Dennis Cooper grew up in Southern California. In 1976, he founded the punk magazine and publishing house Little Caesar, which he ran until 1982. His novels include the five-book George Miles Cycle, My Loose Thread, The Sluts (winner of the Lambda Literary Award for Best Book of Men's Fiction for 2005) and God Jr. His newest novel is The Marbled Swarm (Harper Perennial, November 1, 2011), the story of a man who secretly influences his son to commit a grisly act. Cooper divides his time between Los Angeles and Paris.
On your nightstand right now:
Actually, I'm reading five books at the same time at the moment. That's not my usual habit, but it just seems to have happened. I'm far enough into all of them to report that they're each quite wonderful. They are: Divorcer by Gary Lutz; Nothing: A Portrait of Insomnia by Blake Butler; Daddy's by Lindsay Hunt; Bowstring: On the Dissimilarity of the Similar by Viktor Shklovsky; and Green Girl by Kate Zambreno.
Favorite book when you were a child:
L. Frank Baum's Tik-Tok of Oz. I loved the Oz books in general, but Tik-Tok was my favorite character, I think because his malady was so complicated. The Lion would get scared, and the Scarecrow could get ripped apart, but Tik-Tok was made of three distinct machines that controlled his movements, his speech and his intelligence. They could fail at any time in any combination, and so his problematic elements were more unpredictable and complex.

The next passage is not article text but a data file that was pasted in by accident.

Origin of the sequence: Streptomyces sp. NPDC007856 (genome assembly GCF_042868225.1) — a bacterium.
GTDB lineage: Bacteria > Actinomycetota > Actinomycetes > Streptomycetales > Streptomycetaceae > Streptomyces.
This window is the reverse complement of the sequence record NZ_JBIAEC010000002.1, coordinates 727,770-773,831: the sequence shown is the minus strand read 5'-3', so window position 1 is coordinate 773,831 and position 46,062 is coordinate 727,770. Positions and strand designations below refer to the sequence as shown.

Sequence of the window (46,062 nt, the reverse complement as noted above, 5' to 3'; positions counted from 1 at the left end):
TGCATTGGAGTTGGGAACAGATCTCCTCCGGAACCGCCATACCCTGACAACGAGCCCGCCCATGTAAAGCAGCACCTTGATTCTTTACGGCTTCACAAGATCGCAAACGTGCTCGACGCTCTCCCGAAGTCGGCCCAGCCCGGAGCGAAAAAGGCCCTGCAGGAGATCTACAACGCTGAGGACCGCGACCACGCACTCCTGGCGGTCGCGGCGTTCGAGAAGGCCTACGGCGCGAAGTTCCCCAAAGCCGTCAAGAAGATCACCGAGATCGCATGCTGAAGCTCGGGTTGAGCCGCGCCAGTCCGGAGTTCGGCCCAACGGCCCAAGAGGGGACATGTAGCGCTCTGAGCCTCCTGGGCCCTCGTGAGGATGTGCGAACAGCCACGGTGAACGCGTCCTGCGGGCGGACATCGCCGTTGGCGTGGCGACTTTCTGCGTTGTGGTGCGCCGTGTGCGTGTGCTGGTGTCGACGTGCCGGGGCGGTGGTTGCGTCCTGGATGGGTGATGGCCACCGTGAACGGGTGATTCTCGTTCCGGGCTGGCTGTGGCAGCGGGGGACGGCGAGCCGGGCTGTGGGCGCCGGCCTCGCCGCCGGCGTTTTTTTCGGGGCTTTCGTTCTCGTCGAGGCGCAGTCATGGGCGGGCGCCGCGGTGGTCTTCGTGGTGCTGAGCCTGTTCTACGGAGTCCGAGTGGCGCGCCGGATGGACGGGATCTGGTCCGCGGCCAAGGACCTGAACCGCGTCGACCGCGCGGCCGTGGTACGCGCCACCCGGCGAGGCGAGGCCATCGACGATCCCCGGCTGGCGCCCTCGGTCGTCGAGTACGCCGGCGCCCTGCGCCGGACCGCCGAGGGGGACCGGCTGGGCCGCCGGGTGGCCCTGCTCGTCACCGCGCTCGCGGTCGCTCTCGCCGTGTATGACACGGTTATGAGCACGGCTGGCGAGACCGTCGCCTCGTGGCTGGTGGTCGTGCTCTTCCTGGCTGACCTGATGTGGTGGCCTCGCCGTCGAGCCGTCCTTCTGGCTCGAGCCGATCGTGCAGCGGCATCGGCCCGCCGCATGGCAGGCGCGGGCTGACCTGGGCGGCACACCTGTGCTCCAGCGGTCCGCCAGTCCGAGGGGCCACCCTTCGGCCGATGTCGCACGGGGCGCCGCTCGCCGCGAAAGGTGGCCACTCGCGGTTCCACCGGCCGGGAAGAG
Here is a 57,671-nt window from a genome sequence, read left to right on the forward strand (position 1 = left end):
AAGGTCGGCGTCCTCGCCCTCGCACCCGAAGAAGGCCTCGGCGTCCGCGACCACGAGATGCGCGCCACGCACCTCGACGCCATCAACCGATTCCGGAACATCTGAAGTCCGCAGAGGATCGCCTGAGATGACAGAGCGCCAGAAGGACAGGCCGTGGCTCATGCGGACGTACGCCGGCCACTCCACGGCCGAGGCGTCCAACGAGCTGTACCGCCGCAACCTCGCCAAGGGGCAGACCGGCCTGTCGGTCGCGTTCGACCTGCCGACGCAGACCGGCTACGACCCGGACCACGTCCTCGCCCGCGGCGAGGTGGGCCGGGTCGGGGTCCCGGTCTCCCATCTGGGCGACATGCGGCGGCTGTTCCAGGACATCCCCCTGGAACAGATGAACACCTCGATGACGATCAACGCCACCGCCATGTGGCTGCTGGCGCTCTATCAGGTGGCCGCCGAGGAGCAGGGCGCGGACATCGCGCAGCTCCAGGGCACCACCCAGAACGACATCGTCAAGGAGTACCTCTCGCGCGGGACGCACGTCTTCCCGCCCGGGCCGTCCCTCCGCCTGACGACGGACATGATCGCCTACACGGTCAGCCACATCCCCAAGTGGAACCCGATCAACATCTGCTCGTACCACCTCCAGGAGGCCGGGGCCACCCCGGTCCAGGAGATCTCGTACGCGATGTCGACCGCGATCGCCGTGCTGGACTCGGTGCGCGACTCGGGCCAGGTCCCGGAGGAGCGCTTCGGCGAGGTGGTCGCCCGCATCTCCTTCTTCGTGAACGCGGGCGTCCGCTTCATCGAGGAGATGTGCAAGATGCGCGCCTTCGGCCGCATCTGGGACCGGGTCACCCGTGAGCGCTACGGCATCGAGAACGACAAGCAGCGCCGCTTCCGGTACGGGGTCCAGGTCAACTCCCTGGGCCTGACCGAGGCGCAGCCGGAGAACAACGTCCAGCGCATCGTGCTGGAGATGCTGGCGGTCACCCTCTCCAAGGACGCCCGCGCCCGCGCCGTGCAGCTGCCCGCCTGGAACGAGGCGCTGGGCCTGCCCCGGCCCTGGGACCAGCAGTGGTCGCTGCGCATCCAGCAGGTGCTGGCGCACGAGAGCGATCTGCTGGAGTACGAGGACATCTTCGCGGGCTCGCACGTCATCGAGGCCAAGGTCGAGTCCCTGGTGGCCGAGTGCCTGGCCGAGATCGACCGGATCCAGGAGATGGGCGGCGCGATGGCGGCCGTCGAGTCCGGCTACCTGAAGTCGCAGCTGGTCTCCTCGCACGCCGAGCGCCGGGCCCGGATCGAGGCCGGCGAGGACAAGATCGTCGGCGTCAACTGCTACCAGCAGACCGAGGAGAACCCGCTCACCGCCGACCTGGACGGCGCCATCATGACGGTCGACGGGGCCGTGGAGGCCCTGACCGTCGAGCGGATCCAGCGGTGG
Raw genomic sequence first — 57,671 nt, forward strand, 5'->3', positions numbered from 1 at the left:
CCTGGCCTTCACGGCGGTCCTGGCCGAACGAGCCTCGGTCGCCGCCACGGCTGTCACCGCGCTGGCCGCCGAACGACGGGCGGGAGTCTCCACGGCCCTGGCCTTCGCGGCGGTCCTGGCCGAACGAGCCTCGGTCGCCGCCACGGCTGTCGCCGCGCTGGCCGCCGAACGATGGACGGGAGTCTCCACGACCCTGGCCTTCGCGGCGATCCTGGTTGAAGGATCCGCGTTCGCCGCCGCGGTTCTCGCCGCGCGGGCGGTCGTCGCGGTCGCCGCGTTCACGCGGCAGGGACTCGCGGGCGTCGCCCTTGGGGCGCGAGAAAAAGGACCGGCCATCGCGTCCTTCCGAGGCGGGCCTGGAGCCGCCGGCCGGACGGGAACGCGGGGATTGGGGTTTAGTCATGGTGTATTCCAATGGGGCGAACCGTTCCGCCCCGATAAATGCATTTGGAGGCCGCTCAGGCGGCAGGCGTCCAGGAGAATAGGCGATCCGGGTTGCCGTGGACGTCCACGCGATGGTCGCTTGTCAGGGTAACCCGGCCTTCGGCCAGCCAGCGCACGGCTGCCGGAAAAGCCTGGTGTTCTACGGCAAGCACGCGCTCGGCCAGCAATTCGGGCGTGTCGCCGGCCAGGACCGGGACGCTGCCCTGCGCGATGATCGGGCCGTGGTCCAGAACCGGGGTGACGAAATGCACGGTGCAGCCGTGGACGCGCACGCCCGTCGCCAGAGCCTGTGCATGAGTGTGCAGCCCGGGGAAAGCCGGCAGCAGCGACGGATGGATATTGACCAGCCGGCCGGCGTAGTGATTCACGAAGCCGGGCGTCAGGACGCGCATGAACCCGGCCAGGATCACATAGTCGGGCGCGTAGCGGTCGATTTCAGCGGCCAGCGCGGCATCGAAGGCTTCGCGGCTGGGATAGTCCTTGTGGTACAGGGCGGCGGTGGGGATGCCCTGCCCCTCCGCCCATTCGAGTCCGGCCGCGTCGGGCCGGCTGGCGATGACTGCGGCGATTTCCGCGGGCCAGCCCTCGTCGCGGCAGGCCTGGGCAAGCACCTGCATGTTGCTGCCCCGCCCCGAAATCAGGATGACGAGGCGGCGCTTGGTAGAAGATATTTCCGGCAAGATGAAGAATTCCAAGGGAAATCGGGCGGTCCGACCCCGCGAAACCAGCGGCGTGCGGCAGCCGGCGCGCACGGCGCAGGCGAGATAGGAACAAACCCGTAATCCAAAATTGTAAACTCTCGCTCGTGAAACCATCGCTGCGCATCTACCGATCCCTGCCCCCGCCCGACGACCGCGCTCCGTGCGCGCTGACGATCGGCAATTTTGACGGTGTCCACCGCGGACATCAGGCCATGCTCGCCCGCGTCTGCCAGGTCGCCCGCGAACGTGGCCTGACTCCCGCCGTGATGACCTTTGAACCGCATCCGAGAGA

Your top five authors:
Of all time: Maurice Blanchot, Arthur Rimbaud, Alain Robbe-Grillet, the Marquis de Sade, Raymond Roussel.
Contemporary: John Ashbery, David Foster Wallace, Pierre Guyotat, Steven Millhauser, Gary Lutz.
Book you've faked reading:
Back when I was in school, I fake-read just about every book I was assigned. Let's say Homer's The Odyssey, which I think fake-read quite a number of times.
Book you're an evangelist for:
Agota Kristof's novel trilogy The Notebook/TheProof/The Third Lie, which is sometimes known collectively as The Book of Lies. The trilogy is published by Grove Press in the U.S., and it's one of the greatest works of 20th-century literature, in my opinion.
Book you've bought for the cover:
The Revolution of Little Girls by Blanche McCrary Boyd.
Book that changed your life:
It's almost a cliché of an answer but, as was the case for so many people I know, reading Arthur Rimbaud's A Season in Hell when I was 15 changed the whole world for me.
Favorite line from a book:
"When you're expecting bad news you have to be prepared for it a long time ahead so that when the telegram comes you can already pronounce the syllables in your mouth before opening it." --Robert Pinget in Mahu, or the Material
Book you most want to read again for the first time:
The Present and the Past by Ivy Compton-Burnett. I've been a sentence fetishist since I was young, and I never imagined sentences could be both crabbed and spectacular until I discovered Compton-Burnett via this book, which is still my favorite of hers. Her prose was a major discovery for me, and I wish I could relive that first rush of weird air.